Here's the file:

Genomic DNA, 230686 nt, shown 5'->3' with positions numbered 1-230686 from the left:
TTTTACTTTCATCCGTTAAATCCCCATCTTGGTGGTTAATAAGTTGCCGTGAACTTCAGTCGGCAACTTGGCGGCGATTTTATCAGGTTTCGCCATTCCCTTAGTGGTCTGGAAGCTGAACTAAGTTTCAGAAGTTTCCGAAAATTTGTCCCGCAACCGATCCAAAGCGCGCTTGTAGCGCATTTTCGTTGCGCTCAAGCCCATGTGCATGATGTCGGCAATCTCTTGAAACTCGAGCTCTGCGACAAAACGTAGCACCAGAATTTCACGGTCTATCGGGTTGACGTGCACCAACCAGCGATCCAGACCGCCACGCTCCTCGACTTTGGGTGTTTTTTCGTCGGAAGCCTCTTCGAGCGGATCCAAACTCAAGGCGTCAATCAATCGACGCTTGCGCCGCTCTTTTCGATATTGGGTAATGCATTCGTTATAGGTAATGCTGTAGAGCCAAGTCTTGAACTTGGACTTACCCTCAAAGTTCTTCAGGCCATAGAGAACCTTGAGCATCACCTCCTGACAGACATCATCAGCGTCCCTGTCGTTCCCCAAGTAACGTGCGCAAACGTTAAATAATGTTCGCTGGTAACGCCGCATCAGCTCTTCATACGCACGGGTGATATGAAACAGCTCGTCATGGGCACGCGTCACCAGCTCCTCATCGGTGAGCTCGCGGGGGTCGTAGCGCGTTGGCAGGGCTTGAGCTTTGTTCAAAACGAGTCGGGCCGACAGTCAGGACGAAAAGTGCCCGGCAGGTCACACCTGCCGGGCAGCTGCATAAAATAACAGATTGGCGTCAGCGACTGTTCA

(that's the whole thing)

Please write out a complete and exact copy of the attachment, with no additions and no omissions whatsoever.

Genomic DNA, 230686 nt, shown 5'->3' with positions numbered 1-230686 from the left:
TTTTACTTTCATCCGTTAAATCCCCATCTTGGTGGTTAATAAGTTGCCGTGAACTTCAGTCGGCAACTTGGCGGCGATTTTATCAGGTTTCGCCATTCCCTTAGTGGTCTGGAAGCTGAACTAAGTTTCAGAAGTTTCCGAAAATTTGTCCCGCAACCGATCCAAAGCGCGCTTGTAGCGCATTTTCGTTGCGCTCAAGCCCATGTGCATGATGTCGGCAATCTCTTGAAACTCGAGCTCTGCGACAAAACGTAGCACCAGAATTTCACGGTCTATCGGGTTGACGTGCACCAACCAGCGATCCAGACCGCCACGCTCCTCGACTTTGGGTGTTTTTTCGTCGGAAGCCTCTTCGAGCGGATCCAAACTCAAGGCGTCAATCAATCGACGCTTGCGCCGCTCTTTTCGATATTGGGTAATGCATTCGTTATAGGTAATGCTGTAGAGCCAAGTCTTGAACTTGGACTTACCCTCAAAGTTCTTCAGGCCATAGAGAACCTTGAGCATCACCTCCTGACAGACATCATCAGCGTCCCTGTCGTTCCCCAAGTAACGTGCGCAAACGTTAAATAATGTTCGCTGGTAACGCCGCATCAGCTCTTCATACGCACGGGTGATATGAAACAGCTCGTCATGGGCACGCGTCACCAGCTCCTCATCGGTGAGCTCGCGGGGGTCGTAGCGCGTTGGCAGGGCTTGAGCTTTGTTCAAAACGAGTCGGGCCGACAGTCAGGACGAAAAGTGCCCGGCAGGTCACACCTGCCGGGCAGCTGCATAAAATAACAGATTGGCGTCAGCGACTGTTCA